The gene for albicidin detoxification from Pantoea dispersa encodes an esterase and attenuates pathogenicity of Xanthomonas albilineans to sugarcane

  • Zhang L
  • Birch R
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Abstract

Albicidin phytotoxins are pathogenicity factors in a devastating disease of sugarcane known as leaf scald, caused by Xanthomonas albilineans. A gene (albD) from Pantoea dispersa has been cloned and sequenced and been shown to code for a peptide of 235 amino acids that detoxifies albicidin. The gene shows no significant homology at the DNA or protein level to any known sequence, but the gene product contains a GxSxG motif that is conserved in serine hydrolases. The AlbD protein, purified to homogeneity by means of a glutathione S-transferase gene fusion system, showed strong esterase activity on p-nitrophenyl butyrate and released hydrophilic products during detoxification of albicidins. AlbD hydrolysis of p-nitrophenyl butyrate and detoxification of albicidins required no complex cofactors. Both processes were strongly inhibited by phenylmethylsulfonyl fluoride, a serine enzyme inhibitor. These data strongly suggest that AlbD is an albicidin hydrolase. The enzyme detoxifies albicidins efficiently over a pH range from 5.8 to 8.0, with a broad temperature optimum from 15 to 35 degrees C. Expression of albD in transformed X. albilineans strains abolished the capacity to release albicidin toxins and to incite disease symptoms in sugarcane. The gene is a promising candidate for transfer into sugarcane to confer a form of disease resistance.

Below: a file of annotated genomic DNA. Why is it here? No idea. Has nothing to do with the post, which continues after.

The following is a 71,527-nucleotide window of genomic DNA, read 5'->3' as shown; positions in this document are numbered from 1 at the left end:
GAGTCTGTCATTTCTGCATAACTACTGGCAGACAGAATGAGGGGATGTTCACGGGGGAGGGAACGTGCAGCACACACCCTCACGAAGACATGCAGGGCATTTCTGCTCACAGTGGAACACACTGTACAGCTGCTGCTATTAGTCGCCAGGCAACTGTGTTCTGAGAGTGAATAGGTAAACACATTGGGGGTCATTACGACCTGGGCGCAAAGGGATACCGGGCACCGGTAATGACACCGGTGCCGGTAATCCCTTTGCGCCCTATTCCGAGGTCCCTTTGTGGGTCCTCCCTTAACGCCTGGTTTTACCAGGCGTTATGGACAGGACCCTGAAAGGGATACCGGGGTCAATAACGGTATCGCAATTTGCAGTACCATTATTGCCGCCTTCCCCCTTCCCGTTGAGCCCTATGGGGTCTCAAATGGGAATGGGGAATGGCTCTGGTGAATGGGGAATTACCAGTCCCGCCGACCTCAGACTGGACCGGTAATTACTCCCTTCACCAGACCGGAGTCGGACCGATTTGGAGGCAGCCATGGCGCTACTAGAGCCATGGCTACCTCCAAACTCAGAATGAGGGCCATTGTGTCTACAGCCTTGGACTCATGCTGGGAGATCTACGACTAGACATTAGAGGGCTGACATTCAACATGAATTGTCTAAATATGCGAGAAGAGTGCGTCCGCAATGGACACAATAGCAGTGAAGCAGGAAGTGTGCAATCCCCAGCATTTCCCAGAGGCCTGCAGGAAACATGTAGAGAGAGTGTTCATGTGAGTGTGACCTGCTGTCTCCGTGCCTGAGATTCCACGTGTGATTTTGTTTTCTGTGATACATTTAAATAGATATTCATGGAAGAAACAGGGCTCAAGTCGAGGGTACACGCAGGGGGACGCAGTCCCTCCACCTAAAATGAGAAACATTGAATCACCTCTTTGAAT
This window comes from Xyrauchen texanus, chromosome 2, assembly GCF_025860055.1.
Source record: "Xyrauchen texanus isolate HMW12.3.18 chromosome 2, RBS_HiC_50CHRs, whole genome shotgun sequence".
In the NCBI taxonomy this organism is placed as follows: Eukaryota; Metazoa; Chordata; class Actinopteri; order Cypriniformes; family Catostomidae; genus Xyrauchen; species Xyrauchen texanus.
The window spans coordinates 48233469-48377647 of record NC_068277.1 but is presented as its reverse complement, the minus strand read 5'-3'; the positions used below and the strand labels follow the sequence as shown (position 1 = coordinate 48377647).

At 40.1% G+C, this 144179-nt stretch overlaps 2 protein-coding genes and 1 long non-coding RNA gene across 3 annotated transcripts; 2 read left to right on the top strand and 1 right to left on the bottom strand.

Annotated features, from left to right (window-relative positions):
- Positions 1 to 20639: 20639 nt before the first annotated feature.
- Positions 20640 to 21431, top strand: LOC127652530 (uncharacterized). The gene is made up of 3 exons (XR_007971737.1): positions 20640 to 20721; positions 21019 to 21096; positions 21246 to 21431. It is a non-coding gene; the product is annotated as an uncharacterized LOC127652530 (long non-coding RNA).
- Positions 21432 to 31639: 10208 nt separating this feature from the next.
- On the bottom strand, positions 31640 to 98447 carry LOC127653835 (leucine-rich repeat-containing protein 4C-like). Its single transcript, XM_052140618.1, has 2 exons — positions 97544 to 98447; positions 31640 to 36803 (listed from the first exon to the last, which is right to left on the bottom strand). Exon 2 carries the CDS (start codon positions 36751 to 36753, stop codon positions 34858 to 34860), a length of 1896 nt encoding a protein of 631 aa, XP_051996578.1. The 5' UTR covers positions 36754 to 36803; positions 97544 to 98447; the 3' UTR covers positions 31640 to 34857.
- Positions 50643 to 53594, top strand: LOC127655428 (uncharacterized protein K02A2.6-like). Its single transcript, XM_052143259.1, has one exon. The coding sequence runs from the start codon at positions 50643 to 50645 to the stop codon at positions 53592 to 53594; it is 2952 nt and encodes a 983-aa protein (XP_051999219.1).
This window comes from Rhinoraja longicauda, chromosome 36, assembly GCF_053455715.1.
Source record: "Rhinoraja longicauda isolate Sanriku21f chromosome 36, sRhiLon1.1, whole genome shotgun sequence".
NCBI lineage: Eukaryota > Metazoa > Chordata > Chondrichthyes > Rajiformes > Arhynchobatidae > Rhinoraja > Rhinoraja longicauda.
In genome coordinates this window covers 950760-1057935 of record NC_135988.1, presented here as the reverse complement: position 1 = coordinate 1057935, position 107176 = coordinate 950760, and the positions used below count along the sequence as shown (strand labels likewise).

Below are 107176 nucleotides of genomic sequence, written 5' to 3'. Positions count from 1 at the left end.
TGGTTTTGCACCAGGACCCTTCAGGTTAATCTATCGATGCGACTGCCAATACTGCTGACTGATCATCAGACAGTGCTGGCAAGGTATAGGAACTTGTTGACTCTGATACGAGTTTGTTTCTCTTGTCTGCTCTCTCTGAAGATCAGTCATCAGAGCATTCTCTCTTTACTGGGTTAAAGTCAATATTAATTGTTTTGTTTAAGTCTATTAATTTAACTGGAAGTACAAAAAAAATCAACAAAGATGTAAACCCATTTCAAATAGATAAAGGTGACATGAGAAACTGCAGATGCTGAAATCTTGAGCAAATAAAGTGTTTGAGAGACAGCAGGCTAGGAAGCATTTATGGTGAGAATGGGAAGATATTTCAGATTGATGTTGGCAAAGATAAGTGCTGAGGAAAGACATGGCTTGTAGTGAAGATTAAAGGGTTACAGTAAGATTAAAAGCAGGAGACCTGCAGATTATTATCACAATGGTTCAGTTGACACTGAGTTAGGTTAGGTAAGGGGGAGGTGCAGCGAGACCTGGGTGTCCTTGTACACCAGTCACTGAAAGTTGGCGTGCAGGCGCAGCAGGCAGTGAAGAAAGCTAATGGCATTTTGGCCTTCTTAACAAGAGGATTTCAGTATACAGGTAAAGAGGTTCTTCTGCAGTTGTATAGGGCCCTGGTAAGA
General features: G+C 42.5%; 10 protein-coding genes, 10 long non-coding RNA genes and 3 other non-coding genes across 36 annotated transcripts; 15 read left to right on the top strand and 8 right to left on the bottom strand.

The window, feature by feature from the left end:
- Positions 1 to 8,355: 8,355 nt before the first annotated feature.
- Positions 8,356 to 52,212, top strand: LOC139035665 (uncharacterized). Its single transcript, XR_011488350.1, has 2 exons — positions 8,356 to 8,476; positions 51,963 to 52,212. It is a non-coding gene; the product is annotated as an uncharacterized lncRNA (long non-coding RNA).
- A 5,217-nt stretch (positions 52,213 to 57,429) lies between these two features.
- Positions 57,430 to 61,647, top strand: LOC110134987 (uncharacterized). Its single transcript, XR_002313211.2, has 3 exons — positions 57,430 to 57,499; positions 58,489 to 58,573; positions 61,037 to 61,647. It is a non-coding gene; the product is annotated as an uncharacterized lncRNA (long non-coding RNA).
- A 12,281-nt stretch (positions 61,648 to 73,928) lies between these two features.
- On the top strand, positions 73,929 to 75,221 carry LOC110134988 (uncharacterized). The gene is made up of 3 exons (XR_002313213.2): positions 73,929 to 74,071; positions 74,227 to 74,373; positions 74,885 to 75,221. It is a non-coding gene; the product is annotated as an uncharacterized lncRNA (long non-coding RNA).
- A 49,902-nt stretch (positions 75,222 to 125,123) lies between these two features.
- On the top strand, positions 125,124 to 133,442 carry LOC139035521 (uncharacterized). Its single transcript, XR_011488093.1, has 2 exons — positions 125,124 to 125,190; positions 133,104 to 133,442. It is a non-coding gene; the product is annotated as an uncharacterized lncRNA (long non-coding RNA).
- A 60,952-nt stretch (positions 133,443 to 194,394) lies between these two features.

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Authors

  • L. Zhang

  • R. G. Birch

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